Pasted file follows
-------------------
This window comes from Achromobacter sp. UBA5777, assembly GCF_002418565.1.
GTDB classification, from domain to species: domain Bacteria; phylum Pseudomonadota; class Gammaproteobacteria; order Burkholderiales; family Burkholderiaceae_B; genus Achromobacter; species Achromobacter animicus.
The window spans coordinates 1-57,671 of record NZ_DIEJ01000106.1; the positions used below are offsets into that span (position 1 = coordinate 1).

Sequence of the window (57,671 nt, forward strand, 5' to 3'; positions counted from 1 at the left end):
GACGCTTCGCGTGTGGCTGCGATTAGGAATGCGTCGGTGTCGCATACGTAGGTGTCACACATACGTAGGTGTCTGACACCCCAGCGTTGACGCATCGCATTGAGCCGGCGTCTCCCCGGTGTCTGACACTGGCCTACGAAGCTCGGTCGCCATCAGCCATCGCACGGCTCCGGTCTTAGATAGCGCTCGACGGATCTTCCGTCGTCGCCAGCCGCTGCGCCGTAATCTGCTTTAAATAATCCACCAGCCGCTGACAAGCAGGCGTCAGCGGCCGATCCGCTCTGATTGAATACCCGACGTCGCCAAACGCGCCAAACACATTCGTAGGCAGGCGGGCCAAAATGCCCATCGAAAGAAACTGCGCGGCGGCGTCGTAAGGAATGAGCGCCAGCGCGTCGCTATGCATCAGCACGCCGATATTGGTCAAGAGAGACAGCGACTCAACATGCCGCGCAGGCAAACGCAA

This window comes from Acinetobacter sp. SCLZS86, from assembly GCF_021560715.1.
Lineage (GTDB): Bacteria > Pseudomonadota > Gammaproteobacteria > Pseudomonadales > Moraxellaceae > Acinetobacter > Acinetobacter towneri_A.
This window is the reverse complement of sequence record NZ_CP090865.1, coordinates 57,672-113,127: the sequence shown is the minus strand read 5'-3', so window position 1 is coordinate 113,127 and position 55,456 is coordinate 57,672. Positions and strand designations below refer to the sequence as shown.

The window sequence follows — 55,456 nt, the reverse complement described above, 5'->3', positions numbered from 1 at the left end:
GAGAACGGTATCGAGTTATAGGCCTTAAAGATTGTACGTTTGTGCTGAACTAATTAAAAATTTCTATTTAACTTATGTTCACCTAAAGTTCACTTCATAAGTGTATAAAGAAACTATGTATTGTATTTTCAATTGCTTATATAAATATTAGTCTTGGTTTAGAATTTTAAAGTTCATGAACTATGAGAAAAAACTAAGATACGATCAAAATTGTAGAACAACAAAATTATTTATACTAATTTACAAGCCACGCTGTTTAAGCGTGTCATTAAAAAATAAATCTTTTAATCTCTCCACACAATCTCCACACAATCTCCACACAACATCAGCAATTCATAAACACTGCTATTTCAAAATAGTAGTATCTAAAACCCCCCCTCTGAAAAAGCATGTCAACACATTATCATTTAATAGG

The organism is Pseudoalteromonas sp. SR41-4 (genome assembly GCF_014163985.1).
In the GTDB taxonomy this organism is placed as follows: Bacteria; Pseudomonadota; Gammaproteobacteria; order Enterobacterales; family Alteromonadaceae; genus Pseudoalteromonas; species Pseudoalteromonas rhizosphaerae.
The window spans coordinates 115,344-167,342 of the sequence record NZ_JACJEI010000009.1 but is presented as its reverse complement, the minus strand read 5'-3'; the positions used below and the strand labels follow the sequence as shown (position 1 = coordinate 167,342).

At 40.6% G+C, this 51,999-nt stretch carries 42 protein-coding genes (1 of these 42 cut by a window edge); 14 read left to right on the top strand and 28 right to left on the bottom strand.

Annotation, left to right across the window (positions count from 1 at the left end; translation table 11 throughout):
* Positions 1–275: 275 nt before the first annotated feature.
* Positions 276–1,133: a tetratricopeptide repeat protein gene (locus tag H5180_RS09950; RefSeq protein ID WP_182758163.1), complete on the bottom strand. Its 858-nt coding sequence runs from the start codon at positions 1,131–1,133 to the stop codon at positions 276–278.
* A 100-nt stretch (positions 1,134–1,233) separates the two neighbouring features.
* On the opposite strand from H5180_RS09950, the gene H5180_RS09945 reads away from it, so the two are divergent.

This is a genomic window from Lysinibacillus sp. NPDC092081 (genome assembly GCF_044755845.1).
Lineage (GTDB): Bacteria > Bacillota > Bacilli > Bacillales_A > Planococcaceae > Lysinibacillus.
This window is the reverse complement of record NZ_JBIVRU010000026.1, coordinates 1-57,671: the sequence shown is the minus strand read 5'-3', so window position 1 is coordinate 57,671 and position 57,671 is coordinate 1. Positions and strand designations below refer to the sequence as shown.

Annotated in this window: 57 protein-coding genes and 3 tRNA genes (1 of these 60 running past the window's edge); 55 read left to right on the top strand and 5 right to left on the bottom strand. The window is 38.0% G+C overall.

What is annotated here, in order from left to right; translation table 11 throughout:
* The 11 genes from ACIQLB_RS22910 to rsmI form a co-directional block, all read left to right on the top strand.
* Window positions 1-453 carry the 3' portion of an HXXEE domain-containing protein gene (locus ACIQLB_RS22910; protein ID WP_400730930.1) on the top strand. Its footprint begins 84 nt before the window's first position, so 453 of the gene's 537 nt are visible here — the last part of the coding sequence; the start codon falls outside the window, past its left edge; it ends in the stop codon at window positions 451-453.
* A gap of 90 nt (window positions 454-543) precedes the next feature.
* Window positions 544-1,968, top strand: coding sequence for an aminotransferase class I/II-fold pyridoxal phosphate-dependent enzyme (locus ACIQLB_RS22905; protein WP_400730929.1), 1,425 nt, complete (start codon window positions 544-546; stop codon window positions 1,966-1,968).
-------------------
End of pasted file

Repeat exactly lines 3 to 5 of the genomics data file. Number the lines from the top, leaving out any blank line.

The window spans coordinates 1-57,671 of record NZ_DIEJ01000106.1; the positions used below are offsets into that span (position 1 = coordinate 1).

Sequence of the window (57,671 nt, forward strand, 5' to 3'; positions counted from 1 at the left end):
GACGCTTCGCGTGTGGCTGCGATTAGGAATGCGTCGGTGTCGCATACGTAGGTGTCACACATACGTAGGTGTCTGACACCCCAGCGTTGACGCATCGCATTGAGCCGGCGTCTCCCCGGTGTCTGACACTGGCCTACGAAGCTCGGTCGCCATCAGCCATCGCACGGCTCCGGTCTTAGATAGCGCTCGACGGATCTTCCGTCGTCGCCAGCCGCTGCGCCGTAATCTGCTTTAAATAATCCACCAGCCGCTGACAAGCAGGCGTCAGCGGCCGATCCGCTCTGATTGAATACCCGACGTCGCCAAACGCGCCAAACACATTCGTAGGCAGGCGGGCCAAAATGCCCATCGAAAGAAACTGCGCGGCGGCGTCGTAAGGAATGAGCGCCAGCGCGTCGCTATGCATCAGCACGCCGATATTGGTCAAGAGAGACAGCGACTCAACATGCCGCGCAGGCAAACGCAA